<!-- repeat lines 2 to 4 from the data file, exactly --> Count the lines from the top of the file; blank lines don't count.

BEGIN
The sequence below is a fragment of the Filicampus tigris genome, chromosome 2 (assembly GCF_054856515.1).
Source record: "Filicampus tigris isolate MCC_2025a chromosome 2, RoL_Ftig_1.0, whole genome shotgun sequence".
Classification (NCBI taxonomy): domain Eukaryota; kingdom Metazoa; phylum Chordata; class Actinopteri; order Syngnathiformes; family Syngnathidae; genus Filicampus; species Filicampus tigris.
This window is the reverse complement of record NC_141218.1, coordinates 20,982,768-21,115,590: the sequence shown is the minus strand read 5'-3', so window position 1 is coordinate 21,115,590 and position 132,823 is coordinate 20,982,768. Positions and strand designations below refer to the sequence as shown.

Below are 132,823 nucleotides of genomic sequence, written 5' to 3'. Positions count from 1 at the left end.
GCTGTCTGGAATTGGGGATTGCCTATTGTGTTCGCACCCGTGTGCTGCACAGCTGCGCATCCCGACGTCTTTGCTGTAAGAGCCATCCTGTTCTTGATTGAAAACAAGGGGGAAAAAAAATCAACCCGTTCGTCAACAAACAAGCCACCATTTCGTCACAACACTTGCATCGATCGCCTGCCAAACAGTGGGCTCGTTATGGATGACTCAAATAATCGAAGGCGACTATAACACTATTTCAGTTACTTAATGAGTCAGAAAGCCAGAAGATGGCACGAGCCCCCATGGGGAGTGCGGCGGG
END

Source record: "Filicampus tigris isolate MCC_2025a chromosome 2, RoL_Ftig_1.0, whole genome shotgun sequence".
Classification (NCBI taxonomy): domain Eukaryota; kingdom Metazoa; phylum Chordata; class Actinopteri; order Syngnathiformes; family Syngnathidae; genus Filicampus; species Filicampus tigris.
This window is the reverse complement of record NC_141218.1, coordinates 20,982,768-21,115,590: the sequence shown is the minus strand read 5'-3', so window position 1 is coordinate 21,115,590 and position 132,823 is coordinate 20,982,768. Positions and strand designations below refer to the sequence as shown.